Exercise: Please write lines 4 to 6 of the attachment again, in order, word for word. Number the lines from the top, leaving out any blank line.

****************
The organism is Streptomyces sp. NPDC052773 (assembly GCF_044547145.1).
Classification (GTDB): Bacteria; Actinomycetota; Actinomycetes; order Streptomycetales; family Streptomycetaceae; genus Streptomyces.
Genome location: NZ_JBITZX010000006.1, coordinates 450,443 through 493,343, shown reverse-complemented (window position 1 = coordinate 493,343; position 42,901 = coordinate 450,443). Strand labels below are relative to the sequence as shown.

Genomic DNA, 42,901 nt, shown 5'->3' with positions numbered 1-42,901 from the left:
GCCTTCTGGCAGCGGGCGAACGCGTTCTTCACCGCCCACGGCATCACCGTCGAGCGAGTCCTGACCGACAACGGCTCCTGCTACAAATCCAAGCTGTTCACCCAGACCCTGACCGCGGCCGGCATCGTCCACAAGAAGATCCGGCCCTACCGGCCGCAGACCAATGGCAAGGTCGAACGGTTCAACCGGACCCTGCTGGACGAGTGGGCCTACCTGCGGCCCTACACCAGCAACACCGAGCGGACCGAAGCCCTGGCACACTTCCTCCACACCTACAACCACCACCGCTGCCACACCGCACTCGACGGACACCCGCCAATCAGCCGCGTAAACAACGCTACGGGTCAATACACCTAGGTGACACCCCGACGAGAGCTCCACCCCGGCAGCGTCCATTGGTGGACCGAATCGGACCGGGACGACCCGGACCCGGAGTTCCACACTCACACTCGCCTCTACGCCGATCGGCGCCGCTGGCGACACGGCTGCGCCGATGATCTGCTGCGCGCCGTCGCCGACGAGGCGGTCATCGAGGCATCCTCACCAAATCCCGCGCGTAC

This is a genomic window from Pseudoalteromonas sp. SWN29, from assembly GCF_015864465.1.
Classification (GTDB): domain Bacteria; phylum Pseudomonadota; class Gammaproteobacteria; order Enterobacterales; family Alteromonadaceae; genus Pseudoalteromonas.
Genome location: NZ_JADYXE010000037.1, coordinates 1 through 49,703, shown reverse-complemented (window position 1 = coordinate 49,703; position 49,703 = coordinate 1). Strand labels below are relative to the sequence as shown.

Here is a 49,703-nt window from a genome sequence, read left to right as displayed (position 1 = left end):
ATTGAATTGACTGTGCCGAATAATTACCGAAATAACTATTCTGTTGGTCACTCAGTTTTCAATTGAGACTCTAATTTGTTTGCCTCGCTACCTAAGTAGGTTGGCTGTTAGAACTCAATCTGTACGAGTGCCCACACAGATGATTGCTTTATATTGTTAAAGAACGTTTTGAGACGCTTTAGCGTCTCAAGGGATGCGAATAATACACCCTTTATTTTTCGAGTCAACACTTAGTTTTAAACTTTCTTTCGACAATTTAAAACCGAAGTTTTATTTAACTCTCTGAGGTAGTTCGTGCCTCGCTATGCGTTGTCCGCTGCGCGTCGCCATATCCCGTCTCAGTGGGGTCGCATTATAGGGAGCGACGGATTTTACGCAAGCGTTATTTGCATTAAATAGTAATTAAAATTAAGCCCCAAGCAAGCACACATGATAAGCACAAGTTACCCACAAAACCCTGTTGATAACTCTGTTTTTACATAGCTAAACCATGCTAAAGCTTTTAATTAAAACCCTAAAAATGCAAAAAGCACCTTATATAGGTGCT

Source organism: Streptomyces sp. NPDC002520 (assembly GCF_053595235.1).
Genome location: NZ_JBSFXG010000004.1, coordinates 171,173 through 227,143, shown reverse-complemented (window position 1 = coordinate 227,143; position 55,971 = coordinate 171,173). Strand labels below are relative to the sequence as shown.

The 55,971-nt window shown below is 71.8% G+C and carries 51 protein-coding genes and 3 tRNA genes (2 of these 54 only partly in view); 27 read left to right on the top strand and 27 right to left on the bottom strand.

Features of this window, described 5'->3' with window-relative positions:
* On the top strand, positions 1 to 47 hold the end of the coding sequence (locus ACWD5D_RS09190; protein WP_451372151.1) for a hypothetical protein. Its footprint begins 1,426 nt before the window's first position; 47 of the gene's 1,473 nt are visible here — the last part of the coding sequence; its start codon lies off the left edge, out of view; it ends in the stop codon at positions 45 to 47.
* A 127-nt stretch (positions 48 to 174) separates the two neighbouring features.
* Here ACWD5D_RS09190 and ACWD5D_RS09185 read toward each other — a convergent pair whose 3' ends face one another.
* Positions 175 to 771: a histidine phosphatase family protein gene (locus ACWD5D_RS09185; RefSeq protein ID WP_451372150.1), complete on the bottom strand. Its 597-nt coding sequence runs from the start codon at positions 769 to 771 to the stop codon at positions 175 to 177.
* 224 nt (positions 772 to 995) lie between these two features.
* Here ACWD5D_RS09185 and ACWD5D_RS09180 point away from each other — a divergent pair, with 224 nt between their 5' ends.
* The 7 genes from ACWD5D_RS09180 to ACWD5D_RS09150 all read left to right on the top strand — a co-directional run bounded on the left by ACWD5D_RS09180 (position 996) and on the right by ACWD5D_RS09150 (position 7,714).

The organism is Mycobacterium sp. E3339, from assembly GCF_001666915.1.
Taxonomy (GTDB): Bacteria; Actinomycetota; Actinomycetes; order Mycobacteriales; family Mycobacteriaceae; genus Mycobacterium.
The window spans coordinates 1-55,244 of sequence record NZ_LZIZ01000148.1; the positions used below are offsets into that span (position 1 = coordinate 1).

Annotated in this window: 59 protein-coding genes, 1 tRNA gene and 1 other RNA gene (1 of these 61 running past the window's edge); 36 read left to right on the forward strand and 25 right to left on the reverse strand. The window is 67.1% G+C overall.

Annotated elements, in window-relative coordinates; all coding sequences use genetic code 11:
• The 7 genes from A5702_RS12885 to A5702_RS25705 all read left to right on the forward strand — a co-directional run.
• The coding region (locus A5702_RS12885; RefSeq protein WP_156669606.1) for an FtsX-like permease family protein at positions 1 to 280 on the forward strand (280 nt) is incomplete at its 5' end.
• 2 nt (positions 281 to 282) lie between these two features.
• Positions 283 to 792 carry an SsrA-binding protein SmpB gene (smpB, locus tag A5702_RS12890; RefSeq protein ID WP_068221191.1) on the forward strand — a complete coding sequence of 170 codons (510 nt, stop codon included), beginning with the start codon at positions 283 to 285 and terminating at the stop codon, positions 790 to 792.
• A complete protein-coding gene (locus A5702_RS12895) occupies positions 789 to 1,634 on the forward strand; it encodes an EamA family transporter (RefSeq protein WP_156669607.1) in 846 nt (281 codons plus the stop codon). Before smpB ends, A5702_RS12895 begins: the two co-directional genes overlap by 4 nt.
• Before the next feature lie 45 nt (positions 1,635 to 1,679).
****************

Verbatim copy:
Genomic DNA, 42,901 nt, shown 5'->3' with positions numbered 1-42,901 from the left:
GCCTTCTGGCAGCGGGCGAACGCGTTCTTCACCGCCCACGGCATCACCGTCGAGCGAGTCCTGACCGACAACGGCTCCTGCTACAAATCCAAGCTGTTCACCCAGACCCTGACCGCGGCCGGCATCGTCCACAAGAAGATCCGGCCCTACCGGCCGCAGACCAATGGCAAGGTCGAACGGTTCAACCGGACCCTGCTGGACGAGTGGGCCTACCTGCGGCCCTACACCAGCAACACCGAGCGGACCGAAGCCCTGGCACACTTCCTCCACACCTACAACCACCACCGCTGCCACACCGCACTCGACGGACACCCGCCAATCAGCCGCGTAAACAACGCTACGGGTCAATACACCTAGGTGACACCCCGACGAGAGCTCCACCCCGGCAGCGTCCATTGGTGGACCGAATCGGACCGGGACGACCCGGACCCGGAGTTCCACACTCACACTCGCCTCTACGCCGATCGGCGCCGCTGGCGACACGGCTGCGCCGATGATCTGCTGCGCGCCGTCGCCGACGAGGCGGTCATCGAGGCATCCTCACCAAATCCCGCGCGTAC

This is a genomic window from Pseudoalteromonas sp. SWN29, from assembly GCF_015864465.1.